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The deteriorating nuclear order

We’re returning to a time when nuclear threats were the norm — and the world flirted with Armageddon.

Politico, BY IVO DAALDER, June 15, 2022

“A nuclear war cannot be won and must never be fought.”

So said the leaders of China, France, Russia, the United Kingdom and the United States for the very first time, just five months ago. Today, however, the prospect of nuclear weapons use is perhaps greater than any time since the Cuban missile crisis of 1962.

Just weeks after co-signing the joint statement on preventing nuclear war, Russian President Vladimir Putin launched a war of aggression against a neighbor that had given up its nuclear weapons in return for Russia’s explicit assurance “to respect the independence and sovereignty and the existing borders of Ukraine [and] refrain from the threat or use of force against the territorial integrity and political independence of Ukraine.”

At the onset of war, Putin made an explicit threat to “those who stand in our way,” saying that the “consequences will be such as you have never seen in your entire history.” And just three days later, he said he’d raise the alert level of its nuclear forces — though there are no indications that he did.

Russia has sought to enhance the threat of using nuclear weapons for years now. 

Realizing its conventional capabilities were no longer a match for the U.S. and NATO, some time ago, Moscow adopted a military doctrine in which its use of so-called tactical weapons might persuade an adversary to back down. And with progress in its war against Ukraine stymied by determined Ukrainian forces backed with sophisticated Western weapons, the possibility that Putin might decide to “escalate to deescalate” has become especially alarming.

But it’s not just Russian behavior and threats that are lowering the nuclear threshold. There are an increasing number of other worrying developments on the nuclear front, starting with actions taken by other established nuclear powers.

For one, the U.S. is in the midst of a massive nuclear modernization program, costing upward of $1 trillion and including new land-based missiles, a new strategic bomber and new missile-carrying nuclear submarines. It’s also deployed low-yield nuclear warheads to give Washington the capability to respond to any limited nuclear use by Russia — though few believe a nuclear exchange is or can remain limited.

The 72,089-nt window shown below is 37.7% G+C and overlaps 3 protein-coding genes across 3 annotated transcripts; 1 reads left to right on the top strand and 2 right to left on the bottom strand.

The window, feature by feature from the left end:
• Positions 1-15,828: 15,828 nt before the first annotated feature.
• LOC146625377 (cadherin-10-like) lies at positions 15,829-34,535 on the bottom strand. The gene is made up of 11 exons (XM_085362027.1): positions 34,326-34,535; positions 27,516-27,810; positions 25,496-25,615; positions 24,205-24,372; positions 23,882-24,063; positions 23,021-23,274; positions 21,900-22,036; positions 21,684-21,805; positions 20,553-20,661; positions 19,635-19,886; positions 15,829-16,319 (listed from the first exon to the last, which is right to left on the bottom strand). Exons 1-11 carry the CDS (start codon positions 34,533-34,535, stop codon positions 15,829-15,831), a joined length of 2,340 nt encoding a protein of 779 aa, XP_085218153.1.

China’s also modernizing and expanding its nuclear forces at a fast clip. It’s been digging new missile silos in the Gobi Desert, and the Pentagon estimates that it will deploy 1,000 nuclear warheads by the end of the decade — effectively ending its long-standing policy of relying on a minimal deterrent.

Britain, too, has announced that it’s increasing its nuclear capabilities, boosting its possible future sea-launched warhead numbers by 40 percent. And France has embarked on a major new modernization program of nuclear missiles and submarines.

But it’s not only the established nuclear powers that are expanding capabilities — newer and aspirant powers are as well.

Pakistan and India have growing nuclear arsenals that, in a few years, may equal those of France or Britain. North Korea not only has resumed nuclear material production but has also expanded the mission of its growing nuclear forces from deterring attack to advancing its national interests. And Iran now possesses enough material for a nuclear bomb as prospects of returning to the nuclear deal restraining it have all but vanished.

This increasing nuclearization around the world is putting new pressure on the nonproliferation regime.

The more countries look to the nuclear option to ensure security, the more the incentive for other countries to follow. For example, Iran’s emergence as a nuclear threshold state increases the pressure on countries like Saudi Arabia, Egypt and Turkey to reconsider their non-nuclear status…………………..

Pakistan and India have growing nuclear arsenals that, in a few years, may equal those of France or Britain. North Korea not only has resumed nuclear material production but has also expanded the mission of its growing nuclear forces from deterring attack to advancing its national interests. And Iran now possesses enough material for a nuclear bomb as prospects of returning to the nuclear deal restraining it have all but vanished.

This increasing nuclearization around the world is putting new pressure on the nonproliferation regime.

The more countries look to the nuclear option to ensure security, the more the incentive for other countries to follow. For example, Iran’s emergence as a nuclear threshold state increases the pressure on countries like Saudi Arabia, Egypt and Turkey to reconsider their non-nuclear status.  https://www.politico.eu/article/nuclear-weapons-russia-war-ukraine-united-states-china/

June 16, 2022 - Posted by | 2 WORLD, weapons and war

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